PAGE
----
What is the Difference between Physical Dependence and Addiction to Pain Medications and when is Detox Necessary?
Nearly 75 percent of Americans struggle with pain medication abuse. In the last few years prescription pain medication use among the elderly and teens has increased especially for OxyContin. But are all these people addicted? What is the difference between physical dependence and addiction to pain medications, and when is detox necessary?
Addiction is compulsive action even though there are harmful consequences. In addiction there is an inability to resist or stop using the pain medication along with other changes including the failure to meet obligations and responsibilities such as financial, work/school and family needs; neglecting personal hygiene and their behavior is centered on getting more of the drug. Indications that addiction has occurred may include:
- Self-medicating, without a doctor’s prescription
- Recreational use of the pain medication when it is no longer needed
- “Doctor shopping” to get more of the pain medication
- Exhibiting a defensive attitude when questioned about pain medication use
- Changes in personality, mood, energy and concentration
- Withdrawing from family and friends
- Sensitive to sounds, light and emotions and may have hallucinations
Understanding Pain Medication Dependence
In chronic pain medication use, the body becomes accustomed to the drug and in most cases a tolerance develops meaning that there has to be a continued increase in the amount of the pain medication used to achieve the same euphoria. If the pain medication is withheld or the amount is decreased, withdrawal symptoms will appear. The most common pain medication withdrawal symptoms may include:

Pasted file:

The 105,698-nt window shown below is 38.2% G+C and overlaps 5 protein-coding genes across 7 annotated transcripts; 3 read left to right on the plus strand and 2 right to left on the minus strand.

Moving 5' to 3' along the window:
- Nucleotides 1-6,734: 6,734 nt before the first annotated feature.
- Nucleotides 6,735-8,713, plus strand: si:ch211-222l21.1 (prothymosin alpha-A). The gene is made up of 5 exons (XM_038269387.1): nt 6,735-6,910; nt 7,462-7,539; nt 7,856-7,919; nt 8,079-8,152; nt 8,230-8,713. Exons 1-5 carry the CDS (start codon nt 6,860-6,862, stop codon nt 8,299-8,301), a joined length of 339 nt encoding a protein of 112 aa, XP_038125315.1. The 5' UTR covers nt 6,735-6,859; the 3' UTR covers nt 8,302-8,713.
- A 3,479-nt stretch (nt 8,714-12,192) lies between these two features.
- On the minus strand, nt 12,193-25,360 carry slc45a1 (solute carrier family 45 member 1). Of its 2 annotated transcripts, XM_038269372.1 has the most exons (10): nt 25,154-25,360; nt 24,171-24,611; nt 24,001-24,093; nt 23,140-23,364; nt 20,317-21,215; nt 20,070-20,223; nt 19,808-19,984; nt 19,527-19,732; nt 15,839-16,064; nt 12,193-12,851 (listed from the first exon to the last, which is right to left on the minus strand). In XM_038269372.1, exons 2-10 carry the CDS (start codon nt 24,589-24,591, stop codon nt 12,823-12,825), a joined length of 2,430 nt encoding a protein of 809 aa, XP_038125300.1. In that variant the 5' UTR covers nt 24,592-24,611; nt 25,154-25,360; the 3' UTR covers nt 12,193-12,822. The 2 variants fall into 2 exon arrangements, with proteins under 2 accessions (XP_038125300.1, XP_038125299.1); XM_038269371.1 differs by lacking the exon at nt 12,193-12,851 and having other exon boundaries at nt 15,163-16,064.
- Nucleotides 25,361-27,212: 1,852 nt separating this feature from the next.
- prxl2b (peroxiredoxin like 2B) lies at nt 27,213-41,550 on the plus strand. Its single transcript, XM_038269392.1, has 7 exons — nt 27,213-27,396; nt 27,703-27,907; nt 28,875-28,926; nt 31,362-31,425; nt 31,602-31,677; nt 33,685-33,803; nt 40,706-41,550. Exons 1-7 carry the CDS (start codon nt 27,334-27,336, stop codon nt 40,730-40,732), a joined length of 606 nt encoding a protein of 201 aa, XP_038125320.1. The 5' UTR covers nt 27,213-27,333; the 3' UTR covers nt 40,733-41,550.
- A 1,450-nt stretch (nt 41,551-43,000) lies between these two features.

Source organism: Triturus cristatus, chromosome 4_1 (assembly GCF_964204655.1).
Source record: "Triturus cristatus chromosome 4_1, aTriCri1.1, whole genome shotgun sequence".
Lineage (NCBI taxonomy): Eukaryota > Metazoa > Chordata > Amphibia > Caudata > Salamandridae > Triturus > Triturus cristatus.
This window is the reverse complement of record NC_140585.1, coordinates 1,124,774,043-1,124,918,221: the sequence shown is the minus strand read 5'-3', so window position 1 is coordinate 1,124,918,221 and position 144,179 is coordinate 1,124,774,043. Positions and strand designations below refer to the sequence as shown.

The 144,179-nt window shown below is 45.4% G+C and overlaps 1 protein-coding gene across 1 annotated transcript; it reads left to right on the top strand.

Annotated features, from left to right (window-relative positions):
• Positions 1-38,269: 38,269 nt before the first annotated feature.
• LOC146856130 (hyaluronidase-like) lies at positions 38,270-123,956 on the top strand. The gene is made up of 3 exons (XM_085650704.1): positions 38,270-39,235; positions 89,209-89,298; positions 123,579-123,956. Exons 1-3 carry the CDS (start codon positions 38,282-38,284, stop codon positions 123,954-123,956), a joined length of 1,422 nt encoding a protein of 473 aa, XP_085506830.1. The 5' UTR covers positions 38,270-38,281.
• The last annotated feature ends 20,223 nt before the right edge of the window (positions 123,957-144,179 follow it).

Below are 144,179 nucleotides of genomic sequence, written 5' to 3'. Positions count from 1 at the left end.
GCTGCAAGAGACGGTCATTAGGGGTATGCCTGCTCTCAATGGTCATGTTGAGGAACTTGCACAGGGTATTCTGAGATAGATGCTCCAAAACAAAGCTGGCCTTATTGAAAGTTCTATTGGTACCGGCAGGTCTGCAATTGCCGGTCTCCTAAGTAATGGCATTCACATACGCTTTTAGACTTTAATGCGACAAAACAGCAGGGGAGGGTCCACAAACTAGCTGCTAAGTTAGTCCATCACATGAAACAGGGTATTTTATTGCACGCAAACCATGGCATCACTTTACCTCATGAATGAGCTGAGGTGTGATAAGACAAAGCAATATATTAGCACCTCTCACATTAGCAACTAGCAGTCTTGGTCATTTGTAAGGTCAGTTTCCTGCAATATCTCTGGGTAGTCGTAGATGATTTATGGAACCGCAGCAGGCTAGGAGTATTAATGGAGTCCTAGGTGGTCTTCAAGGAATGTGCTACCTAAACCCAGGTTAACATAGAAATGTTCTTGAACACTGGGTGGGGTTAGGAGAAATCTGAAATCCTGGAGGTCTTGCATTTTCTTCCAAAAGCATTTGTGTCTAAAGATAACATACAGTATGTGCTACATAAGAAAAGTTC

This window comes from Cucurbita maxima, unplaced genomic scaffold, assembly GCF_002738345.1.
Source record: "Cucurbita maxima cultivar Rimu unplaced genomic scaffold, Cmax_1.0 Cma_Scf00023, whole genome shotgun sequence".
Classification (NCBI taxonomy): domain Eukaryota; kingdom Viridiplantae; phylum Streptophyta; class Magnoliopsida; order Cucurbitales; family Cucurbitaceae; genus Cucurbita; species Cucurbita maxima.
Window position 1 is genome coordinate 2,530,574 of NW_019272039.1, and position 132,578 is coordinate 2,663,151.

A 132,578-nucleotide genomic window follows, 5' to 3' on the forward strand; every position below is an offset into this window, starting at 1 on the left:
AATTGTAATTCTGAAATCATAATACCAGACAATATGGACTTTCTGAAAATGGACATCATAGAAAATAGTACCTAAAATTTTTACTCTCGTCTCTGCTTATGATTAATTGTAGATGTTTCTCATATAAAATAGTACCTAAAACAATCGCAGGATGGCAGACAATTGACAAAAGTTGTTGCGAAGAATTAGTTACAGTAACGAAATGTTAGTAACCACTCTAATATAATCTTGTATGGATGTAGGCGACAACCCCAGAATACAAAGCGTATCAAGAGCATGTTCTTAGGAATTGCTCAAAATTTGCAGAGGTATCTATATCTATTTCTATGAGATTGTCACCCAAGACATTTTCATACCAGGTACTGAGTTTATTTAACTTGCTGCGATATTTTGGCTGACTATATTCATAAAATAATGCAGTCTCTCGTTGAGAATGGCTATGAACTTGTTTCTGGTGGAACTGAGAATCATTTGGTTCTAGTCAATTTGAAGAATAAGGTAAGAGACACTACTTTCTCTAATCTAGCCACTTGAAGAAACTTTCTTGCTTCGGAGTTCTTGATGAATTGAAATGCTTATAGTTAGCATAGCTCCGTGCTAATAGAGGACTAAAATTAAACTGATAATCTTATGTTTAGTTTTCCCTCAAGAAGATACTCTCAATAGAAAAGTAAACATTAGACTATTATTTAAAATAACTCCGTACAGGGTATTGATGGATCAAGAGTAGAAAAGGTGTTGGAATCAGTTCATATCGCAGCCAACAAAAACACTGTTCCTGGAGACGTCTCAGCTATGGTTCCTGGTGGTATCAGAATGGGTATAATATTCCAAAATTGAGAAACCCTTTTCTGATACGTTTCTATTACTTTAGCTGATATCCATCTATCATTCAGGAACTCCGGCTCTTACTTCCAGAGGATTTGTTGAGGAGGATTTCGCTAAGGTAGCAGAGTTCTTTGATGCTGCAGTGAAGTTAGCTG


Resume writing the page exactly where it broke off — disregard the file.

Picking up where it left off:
- Excessive sweating
- Flu-like symptoms
- Loss of consciousness
- Coma and death
It is important to note that physical dependence to prescription pain medication can occur even when the drug is taken as directed. Physical dependence does not equal addiction, but it frequently accompanies addiction. Most research indicates that when physical dependence is left unchecked, it will likely turn into addiction.
When is Detox Necessary?
Detox is necessary when the individual cannot stop their pain medication use on their own. If the person has tried to taper off pain medication without success, then an inpatient medical detox may be the next step. Inpatient medical detox for pain medication dependence or addiction usually lasts from about seven to ten days. Medical detox is available in a hospital or private facility with significant differences between the two. For example hospital detox most often relies on oral medications that are not very effective at controlling withdrawal symptoms, while IV therapy is the method most preferred by doctors because of its ability to control withdrawal symptoms and keep the patient comfortable. Do you need help understanding what is the difference between physical dependence and addiction to pain medication and when is detox necessary? Call Gallus Detox Center today, at 855-338-6929 to speak with an admission team member. Help is here!